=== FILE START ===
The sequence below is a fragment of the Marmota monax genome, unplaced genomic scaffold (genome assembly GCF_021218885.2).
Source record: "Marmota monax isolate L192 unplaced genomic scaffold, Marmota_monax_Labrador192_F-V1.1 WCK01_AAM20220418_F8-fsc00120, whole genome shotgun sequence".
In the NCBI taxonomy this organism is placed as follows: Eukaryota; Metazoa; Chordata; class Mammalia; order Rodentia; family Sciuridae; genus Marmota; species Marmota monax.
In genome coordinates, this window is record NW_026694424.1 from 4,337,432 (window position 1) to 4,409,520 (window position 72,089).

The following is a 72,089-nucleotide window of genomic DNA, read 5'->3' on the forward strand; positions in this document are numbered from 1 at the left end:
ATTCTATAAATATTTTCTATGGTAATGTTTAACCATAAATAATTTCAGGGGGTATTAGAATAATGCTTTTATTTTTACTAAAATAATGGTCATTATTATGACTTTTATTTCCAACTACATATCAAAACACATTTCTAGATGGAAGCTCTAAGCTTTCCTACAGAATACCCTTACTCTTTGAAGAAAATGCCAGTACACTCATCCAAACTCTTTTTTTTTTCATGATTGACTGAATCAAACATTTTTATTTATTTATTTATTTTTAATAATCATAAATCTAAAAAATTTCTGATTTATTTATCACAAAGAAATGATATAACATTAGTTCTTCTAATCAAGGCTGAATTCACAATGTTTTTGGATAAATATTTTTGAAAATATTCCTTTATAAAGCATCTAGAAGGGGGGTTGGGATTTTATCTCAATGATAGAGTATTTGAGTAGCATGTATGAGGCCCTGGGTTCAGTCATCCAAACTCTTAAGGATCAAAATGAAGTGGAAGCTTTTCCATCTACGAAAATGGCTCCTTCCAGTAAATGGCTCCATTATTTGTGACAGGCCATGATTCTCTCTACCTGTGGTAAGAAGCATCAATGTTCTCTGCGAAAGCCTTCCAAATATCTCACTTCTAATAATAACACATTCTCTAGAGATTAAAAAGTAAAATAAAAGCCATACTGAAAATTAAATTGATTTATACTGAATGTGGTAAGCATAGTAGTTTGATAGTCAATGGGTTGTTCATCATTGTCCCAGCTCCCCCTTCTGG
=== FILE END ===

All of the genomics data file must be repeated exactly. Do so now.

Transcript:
The sequence below is a fragment of the Marmota monax genome, unplaced genomic scaffold (genome assembly GCF_021218885.2).
Source record: "Marmota monax isolate L192 unplaced genomic scaffold, Marmota_monax_Labrador192_F-V1.1 WCK01_AAM20220418_F8-fsc00120, whole genome shotgun sequence".
In the NCBI taxonomy this organism is placed as follows: Eukaryota; Metazoa; Chordata; class Mammalia; order Rodentia; family Sciuridae; genus Marmota; species Marmota monax.
In genome coordinates, this window is record NW_026694424.1 from 4,337,432 (window position 1) to 4,409,520 (window position 72,089).

The following is a 72,089-nucleotide window of genomic DNA, read 5'->3' on the forward strand; positions in this document are numbered from 1 at the left end:
ATTCTATAAATATTTTCTATGGTAATGTTTAACCATAAATAATTTCAGGGGGTATTAGAATAATGCTTTTATTTTTACTAAAATAATGGTCATTATTATGACTTTTATTTCCAACTACATATCAAAACACATTTCTAGATGGAAGCTCTAAGCTTTCCTACAGAATACCCTTACTCTTTGAAGAAAATGCCAGTACACTCATCCAAACTCTTTTTTTTTTCATGATTGACTGAATCAAACATTTTTATTTATTTATTTATTTTTAATAATCATAAATCTAAAAAATTTCTGATTTATTTATCACAAAGAAATGATATAACATTAGTTCTTCTAATCAAGGCTGAATTCACAATGTTTTTGGATAAATATTTTTGAAAATATTCCTTTATAAAGCATCTAGAAGGGGGGTTGGGATTTTATCTCAATGATAGAGTATTTGAGTAGCATGTATGAGGCCCTGGGTTCAGTCATCCAAACTCTTAAGGATCAAAATGAAGTGGAAGCTTTTCCATCTACGAAAATGGCTCCTTCCAGTAAATGGCTCCATTATTTGTGACAGGCCATGATTCTCTCTACCTGTGGTAAGAAGCATCAATGTTCTCTGCGAAAGCCTTCCAAATATCTCACTTCTAATAATAACACATTCTCTAGAGATTAAAAAGTAAAATAAAAGCCATACTGAAAATTAAATTGATTTATACTGAATGTGGTAAGCATAGTAGTTTGATAGTCAATGGGTTGTTCATCATTGTCCCAGCTCCCCCTTCTGG